T&E investigation into LNG ships uncovers significant amounts of invisible methane being released into the atmosphere.
nfrared images show unburned methane being released from LNG ships, according to a new investigation by Transport & Environment (T&E).
European politicians are playing with fire in their support for LNG, with methane over 80 times more climate warming than carbon dioxide over a 20-year period
According to Delphine Gozillon, shipping officer at T&E, “most LNG ships on the market today are more damaging for the climate than the fossil ships they’re supposed to replace.”
Leaks and slips occur throughout the natural gas supply chain. The use of fossil LNG as a maritime fuel is particularly problematic, T&E notes, because slips occur from ship engines.
According to data from the IMO, depending on the engine, it has been estimated that between 0.2% to over 3% of fossil gas slips from the combustion process and is released directly to the atmosphere.
For this reason, about 80% of LNG today is burned in an engine with “worse total greenhouse gas emissions than traditional engines running on dirty fuel oil.”
T&E carried out the investigation on a clear November day at the port of Rotterdam using an infrared camera, with a special filter to detect hydrocarbon gases. As LNG is typically 90% methane, any unburnt fuel that slips through the engine will also be primarily composed of the climate warming gas.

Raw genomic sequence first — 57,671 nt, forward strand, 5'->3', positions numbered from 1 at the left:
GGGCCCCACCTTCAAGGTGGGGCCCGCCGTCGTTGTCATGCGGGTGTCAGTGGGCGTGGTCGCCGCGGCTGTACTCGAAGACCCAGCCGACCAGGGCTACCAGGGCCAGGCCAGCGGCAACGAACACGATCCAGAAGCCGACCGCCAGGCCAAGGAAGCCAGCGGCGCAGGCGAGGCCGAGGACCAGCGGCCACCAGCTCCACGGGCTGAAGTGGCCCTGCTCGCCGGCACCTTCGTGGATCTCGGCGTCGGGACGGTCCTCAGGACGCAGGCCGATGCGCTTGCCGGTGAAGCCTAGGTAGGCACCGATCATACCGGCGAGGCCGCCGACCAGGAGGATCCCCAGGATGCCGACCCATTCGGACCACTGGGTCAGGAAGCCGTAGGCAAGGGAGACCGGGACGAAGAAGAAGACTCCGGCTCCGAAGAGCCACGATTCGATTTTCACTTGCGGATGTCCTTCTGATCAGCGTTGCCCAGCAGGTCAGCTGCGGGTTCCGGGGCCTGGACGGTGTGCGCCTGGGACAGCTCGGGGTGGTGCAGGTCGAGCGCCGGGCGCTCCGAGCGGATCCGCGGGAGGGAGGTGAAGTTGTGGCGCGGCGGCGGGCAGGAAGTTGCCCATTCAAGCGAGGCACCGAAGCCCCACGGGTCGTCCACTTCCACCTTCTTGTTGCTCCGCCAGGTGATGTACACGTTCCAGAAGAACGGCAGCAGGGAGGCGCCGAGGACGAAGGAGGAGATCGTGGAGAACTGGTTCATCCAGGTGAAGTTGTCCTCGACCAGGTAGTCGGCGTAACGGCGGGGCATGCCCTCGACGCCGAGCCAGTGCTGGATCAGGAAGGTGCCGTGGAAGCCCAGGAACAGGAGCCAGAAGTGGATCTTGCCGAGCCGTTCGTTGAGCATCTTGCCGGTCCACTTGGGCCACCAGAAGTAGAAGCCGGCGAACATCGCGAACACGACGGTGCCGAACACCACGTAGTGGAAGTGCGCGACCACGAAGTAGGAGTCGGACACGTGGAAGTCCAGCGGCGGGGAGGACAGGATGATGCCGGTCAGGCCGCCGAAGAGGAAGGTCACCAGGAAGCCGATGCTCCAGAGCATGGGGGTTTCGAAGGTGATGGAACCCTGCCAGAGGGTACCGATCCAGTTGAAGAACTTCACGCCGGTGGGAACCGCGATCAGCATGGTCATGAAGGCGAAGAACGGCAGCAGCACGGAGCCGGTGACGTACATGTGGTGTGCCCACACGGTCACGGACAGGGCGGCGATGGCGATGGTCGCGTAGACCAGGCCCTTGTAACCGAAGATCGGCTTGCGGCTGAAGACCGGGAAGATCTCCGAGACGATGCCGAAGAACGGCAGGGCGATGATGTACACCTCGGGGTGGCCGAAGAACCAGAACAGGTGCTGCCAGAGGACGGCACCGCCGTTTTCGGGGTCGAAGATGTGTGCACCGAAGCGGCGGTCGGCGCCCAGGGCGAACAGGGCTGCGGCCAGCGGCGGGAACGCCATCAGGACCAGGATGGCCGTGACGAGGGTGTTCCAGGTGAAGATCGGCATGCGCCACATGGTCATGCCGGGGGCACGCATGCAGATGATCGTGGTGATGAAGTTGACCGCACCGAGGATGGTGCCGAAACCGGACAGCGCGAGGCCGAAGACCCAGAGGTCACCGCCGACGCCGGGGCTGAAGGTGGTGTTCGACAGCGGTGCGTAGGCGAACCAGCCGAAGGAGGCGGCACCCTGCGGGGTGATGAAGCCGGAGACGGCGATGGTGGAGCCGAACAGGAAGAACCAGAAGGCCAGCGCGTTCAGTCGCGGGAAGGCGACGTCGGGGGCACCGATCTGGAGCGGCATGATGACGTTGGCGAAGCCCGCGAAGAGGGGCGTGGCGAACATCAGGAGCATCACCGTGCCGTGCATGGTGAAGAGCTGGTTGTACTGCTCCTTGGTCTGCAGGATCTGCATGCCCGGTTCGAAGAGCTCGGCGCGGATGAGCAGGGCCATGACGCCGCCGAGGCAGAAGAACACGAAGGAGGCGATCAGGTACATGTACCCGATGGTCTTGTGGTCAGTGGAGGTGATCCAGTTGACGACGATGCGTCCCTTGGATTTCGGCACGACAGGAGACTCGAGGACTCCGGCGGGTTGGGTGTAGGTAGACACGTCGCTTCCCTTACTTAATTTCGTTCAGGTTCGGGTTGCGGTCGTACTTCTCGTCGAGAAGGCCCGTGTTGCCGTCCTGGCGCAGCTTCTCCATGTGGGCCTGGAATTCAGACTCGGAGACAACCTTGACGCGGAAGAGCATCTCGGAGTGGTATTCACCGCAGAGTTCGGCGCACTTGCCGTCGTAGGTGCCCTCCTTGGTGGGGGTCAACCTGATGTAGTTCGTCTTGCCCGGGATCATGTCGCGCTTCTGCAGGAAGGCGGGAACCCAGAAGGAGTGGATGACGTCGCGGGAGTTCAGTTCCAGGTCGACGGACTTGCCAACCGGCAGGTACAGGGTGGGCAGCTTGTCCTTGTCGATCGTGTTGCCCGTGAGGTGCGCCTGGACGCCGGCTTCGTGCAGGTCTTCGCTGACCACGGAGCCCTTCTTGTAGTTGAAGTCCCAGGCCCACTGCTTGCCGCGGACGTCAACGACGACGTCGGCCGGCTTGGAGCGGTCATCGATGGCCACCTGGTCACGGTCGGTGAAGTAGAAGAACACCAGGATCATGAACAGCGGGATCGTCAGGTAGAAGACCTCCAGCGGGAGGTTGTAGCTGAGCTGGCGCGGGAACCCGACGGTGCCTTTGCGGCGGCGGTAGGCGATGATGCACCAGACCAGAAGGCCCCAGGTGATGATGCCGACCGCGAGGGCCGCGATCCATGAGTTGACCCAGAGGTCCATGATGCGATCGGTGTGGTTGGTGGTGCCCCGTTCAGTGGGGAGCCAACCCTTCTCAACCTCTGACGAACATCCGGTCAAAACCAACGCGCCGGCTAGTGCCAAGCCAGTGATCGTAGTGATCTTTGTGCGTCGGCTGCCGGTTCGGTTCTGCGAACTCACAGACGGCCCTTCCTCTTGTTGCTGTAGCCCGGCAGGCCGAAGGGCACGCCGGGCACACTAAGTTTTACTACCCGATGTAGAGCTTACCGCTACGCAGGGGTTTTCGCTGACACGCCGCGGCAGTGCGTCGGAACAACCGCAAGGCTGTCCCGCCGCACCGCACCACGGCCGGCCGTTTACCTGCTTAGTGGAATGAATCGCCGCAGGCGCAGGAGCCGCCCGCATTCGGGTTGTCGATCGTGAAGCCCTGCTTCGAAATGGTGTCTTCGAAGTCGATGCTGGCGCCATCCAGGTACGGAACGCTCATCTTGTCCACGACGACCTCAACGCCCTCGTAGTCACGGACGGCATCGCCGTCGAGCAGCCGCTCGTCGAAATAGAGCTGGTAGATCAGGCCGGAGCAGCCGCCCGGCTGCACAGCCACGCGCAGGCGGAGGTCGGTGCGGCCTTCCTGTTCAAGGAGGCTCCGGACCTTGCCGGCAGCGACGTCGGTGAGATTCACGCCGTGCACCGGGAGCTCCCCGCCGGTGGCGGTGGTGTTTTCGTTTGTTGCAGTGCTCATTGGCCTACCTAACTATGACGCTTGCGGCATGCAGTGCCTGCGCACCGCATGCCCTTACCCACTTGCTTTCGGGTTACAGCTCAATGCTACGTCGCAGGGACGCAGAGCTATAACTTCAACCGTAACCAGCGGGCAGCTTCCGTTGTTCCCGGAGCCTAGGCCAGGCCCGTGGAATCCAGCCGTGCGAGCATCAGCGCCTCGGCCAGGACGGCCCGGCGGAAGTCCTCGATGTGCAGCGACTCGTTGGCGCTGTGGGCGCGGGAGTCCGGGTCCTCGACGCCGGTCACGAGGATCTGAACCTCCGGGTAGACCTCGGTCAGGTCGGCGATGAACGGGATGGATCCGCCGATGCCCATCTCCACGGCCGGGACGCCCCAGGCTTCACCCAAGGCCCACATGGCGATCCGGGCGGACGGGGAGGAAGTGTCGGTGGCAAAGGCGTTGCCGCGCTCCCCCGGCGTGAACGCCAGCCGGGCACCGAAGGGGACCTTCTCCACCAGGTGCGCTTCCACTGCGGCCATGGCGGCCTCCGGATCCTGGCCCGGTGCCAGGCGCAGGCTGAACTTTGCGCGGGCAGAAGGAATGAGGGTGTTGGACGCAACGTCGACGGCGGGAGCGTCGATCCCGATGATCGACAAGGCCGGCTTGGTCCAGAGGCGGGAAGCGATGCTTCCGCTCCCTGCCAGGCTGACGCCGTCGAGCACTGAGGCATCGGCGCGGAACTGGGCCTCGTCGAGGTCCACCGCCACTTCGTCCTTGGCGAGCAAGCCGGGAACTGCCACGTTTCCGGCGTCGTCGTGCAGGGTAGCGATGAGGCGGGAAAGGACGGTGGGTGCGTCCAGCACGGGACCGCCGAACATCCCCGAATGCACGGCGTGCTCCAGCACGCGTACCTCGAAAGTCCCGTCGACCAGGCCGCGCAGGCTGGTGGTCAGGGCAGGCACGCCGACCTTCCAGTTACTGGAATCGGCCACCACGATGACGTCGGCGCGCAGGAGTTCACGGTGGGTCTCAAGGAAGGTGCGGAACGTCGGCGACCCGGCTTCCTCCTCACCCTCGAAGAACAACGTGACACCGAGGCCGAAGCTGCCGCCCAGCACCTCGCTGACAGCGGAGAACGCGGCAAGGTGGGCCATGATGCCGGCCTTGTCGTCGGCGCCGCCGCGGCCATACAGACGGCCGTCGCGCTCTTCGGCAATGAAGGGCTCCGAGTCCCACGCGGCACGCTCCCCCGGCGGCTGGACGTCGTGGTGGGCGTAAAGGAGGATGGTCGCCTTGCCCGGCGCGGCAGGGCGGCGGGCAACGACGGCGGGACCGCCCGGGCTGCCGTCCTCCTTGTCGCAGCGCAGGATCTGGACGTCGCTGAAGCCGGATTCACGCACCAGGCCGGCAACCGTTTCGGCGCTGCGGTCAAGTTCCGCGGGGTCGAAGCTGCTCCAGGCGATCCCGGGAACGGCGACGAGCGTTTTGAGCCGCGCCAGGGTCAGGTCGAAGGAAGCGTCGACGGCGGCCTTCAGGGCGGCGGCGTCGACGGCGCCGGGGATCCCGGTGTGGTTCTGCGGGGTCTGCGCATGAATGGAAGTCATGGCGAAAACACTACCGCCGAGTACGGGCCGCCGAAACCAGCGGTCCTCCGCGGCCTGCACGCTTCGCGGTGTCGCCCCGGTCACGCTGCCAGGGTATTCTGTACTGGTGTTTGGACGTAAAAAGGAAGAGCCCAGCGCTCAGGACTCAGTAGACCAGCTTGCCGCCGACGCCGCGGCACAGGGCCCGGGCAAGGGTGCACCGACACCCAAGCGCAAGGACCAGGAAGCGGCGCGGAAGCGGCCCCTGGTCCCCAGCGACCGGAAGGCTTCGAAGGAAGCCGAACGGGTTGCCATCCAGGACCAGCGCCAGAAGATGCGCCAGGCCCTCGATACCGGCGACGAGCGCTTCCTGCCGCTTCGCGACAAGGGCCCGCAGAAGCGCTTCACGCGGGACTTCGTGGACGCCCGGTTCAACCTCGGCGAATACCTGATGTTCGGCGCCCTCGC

T&E was able to observe significant methane emissions from two ships. The first of these was an LNG-powered container ship, the ‘Louvre’, owned by French shipping company CMA-CGM.
According to a peer review of the images carried out by TCHD Consulting, an optical gas imaging consultancy, the images from the Louvre are evidence that intense uncombusted hydrocarbon emissions were being released from the three exhaust vents into the atmosphere above the ship.
According to CMA CGM, its LNG ships enable a significant reduction in CO2 emissions per container and the company is investing heavily in LNG. Its website claims, “LNG is the best solution currently available to reduce the environmental impact of shipping.” There is no mention in any of its communication of methane, or how much methane typically slips from its vessels.
The second LNG-powered ship that T&E was able to track was the ‘Eco-Delta’, a dredger used to clear shipping lanes by pulling up sand from the sea bed. Again, uncombusted and partially combusted emissions were documented, with methane being released from two hot exhaust stacks on the front of the ship.
Last year, the EU proposed carbon intensity targets for marine fuels which would force shipowners to move away from residual fuel oil, the most widely used shipping fuel today.
However, T&E has warned that without sustainability safeguards this will simply lock in LNG as the cheapest alternative. Recent T&E analysis shows that over two-thirds of new ships could be powered with LNG from 2025. This would raise the share of fossil LNG from an estimated 6% today to over one-fifth of all marine fuels in Europe by 2030 and lock-in fossil fuel use into the 2040s.
We are in a climate crisis. We cannot afford to put more methane into the atmosphere. Our investigation is just a small sample, but it should act as a warning to policymakers. In promoting LNG, it is betting on the wrong horse
Delphine Gozillon concluded.